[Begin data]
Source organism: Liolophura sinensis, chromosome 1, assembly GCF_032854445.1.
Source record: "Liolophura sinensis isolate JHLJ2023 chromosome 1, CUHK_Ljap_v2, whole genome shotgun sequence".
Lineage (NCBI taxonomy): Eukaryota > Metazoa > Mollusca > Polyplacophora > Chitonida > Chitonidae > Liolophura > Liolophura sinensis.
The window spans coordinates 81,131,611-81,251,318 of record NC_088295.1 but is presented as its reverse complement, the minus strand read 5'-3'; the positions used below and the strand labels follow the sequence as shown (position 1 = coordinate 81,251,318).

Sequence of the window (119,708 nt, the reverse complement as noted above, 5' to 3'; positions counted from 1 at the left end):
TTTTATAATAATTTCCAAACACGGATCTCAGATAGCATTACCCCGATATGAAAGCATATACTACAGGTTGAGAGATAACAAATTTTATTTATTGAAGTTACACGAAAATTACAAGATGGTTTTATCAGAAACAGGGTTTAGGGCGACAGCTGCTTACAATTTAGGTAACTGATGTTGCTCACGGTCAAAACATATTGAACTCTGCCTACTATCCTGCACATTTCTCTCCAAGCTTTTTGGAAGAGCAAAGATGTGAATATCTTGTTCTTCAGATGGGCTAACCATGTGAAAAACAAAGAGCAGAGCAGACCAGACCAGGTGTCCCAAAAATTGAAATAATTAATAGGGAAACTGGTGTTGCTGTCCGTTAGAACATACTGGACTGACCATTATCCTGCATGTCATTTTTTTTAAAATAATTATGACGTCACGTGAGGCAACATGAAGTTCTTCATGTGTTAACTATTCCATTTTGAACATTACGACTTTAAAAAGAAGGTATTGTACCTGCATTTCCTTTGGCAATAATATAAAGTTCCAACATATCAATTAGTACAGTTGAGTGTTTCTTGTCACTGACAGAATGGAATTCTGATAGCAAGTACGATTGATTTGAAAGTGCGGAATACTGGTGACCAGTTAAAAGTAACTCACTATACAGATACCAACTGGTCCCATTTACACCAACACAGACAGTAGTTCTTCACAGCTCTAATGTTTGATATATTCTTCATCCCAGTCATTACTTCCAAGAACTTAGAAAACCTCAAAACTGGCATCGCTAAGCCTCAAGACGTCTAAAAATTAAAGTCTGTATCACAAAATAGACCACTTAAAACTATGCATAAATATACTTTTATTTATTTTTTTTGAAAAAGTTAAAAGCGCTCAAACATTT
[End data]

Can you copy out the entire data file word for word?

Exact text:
Source organism: Liolophura sinensis, chromosome 1, assembly GCF_032854445.1.
Source record: "Liolophura sinensis isolate JHLJ2023 chromosome 1, CUHK_Ljap_v2, whole genome shotgun sequence".
Lineage (NCBI taxonomy): Eukaryota > Metazoa > Mollusca > Polyplacophora > Chitonida > Chitonidae > Liolophura > Liolophura sinensis.
The window spans coordinates 81,131,611-81,251,318 of record NC_088295.1 but is presented as its reverse complement, the minus strand read 5'-3'; the positions used below and the strand labels follow the sequence as shown (position 1 = coordinate 81,251,318).

Sequence of the window (119,708 nt, the reverse complement as noted above, 5' to 3'; positions counted from 1 at the left end):
TTTTATAATAATTTCCAAACACGGATCTCAGATAGCATTACCCCGATATGAAAGCATATACTACAGGTTGAGAGATAACAAATTTTATTTATTGAAGTTACACGAAAATTACAAGATGGTTTTATCAGAAACAGGGTTTAGGGCGACAGCTGCTTACAATTTAGGTAACTGATGTTGCTCACGGTCAAAACATATTGAACTCTGCCTACTATCCTGCACATTTCTCTCCAAGCTTTTTGGAAGAGCAAAGATGTGAATATCTTGTTCTTCAGATGGGCTAACCATGTGAAAAACAAAGAGCAGAGCAGACCAGACCAGGTGTCCCAAAAATTGAAATAATTAATAGGGAAACTGGTGTTGCTGTCCGTTAGAACATACTGGACTGACCATTATCCTGCATGTCATTTTTTTTAAAATAATTATGACGTCACGTGAGGCAACATGAAGTTCTTCATGTGTTAACTATTCCATTTTGAACATTACGACTTTAAAAAGAAGGTATTGTACCTGCATTTCCTTTGGCAATAATATAAAGTTCCAACATATCAATTAGTACAGTTGAGTGTTTCTTGTCACTGACAGAATGGAATTCTGATAGCAAGTACGATTGATTTGAAAGTGCGGAATACTGGTGACCAGTTAAAAGTAACTCACTATACAGATACCAACTGGTCCCATTTACACCAACACAGACAGTAGTTCTTCACAGCTCTAATGTTTGATATATTCTTCATCCCAGTCATTACTTCCAAGAACTTAGAAAACCTCAAAACTGGCATCGCTAAGCCTCAAGACGTCTAAAAATTAAAGTCTGTATCACAAAATAGACCACTTAAAACTATGCATAAATATACTTTTATTTATTTTTTTTGAAAAAGTTAAAAGCGCTCAAACATTT